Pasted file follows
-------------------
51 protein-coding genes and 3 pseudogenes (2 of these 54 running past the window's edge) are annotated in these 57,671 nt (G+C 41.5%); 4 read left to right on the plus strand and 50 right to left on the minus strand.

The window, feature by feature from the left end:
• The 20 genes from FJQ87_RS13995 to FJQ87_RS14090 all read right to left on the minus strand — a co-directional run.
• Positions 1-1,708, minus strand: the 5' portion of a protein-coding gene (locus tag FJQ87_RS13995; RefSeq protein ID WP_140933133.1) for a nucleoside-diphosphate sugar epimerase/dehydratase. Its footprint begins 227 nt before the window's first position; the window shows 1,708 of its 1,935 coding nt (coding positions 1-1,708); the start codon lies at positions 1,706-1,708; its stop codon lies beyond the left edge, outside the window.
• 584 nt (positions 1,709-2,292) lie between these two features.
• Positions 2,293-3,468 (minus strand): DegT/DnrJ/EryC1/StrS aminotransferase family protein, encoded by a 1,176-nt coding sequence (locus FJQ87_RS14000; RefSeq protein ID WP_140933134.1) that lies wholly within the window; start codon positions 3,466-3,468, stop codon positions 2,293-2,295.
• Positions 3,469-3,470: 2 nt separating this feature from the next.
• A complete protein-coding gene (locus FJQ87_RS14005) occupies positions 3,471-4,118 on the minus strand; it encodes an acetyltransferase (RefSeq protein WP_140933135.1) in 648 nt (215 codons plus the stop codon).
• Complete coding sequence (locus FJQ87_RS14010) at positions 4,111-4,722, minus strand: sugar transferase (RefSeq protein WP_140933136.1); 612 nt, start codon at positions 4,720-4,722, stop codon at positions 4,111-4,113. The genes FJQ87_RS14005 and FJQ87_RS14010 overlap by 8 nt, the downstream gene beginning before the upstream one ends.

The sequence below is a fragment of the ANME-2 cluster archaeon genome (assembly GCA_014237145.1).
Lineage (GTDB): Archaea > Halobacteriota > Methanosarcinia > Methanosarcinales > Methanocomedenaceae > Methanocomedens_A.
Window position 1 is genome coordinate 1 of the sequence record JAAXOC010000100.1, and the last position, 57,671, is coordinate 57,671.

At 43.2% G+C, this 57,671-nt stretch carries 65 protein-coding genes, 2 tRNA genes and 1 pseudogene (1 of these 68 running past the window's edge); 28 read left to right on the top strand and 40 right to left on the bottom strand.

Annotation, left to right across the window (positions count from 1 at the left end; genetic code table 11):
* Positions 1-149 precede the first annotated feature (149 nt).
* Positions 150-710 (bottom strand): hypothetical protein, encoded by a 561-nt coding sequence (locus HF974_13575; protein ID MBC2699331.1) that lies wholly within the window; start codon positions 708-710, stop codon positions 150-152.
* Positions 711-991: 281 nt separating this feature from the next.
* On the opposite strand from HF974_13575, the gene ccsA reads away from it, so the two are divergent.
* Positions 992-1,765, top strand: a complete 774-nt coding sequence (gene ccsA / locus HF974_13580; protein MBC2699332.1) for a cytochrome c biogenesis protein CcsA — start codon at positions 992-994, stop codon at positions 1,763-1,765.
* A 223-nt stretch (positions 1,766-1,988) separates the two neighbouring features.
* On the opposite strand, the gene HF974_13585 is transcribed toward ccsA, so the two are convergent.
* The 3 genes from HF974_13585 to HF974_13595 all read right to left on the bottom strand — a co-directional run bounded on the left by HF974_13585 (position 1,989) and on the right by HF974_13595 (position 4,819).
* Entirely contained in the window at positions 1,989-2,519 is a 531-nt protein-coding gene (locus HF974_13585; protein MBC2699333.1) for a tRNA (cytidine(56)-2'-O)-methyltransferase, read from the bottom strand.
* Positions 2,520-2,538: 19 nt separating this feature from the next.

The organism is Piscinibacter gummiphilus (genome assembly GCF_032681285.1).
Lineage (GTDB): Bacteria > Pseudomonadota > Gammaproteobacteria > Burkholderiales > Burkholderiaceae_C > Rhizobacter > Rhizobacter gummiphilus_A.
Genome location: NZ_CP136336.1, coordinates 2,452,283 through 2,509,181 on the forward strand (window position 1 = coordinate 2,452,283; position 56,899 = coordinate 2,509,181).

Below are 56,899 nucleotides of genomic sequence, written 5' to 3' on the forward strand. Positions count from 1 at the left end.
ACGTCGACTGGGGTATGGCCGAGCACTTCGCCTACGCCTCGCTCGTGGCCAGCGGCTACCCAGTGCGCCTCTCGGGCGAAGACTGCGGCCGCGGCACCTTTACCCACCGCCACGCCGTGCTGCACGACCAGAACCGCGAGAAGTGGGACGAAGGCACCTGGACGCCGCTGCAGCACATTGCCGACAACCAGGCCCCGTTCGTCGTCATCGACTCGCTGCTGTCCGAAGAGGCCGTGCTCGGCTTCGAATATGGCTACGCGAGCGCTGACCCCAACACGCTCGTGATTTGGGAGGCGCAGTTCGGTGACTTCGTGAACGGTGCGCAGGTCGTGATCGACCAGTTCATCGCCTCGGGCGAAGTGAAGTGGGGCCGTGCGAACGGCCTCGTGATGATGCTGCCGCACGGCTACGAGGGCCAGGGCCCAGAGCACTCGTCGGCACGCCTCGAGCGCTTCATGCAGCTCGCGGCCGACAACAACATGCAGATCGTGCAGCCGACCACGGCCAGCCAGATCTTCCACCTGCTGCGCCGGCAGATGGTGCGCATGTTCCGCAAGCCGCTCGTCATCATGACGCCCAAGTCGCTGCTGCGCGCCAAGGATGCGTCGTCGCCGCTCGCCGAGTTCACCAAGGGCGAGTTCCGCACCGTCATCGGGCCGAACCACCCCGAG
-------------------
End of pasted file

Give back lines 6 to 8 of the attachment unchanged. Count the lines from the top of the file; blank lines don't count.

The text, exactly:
• Positions 2,293-3,468 (minus strand): DegT/DnrJ/EryC1/StrS aminotransferase family protein, encoded by a 1,176-nt coding sequence (locus FJQ87_RS14000; RefSeq protein ID WP_140933134.1) that lies wholly within the window; start codon positions 3,466-3,468, stop codon positions 2,293-2,295.
• Positions 3,469-3,470: 2 nt separating this feature from the next.
• A complete protein-coding gene (locus FJQ87_RS14005) occupies positions 3,471-4,118 on the minus strand; it encodes an acetyltransferase (RefSeq protein WP_140933135.1) in 648 nt (215 codons plus the stop codon).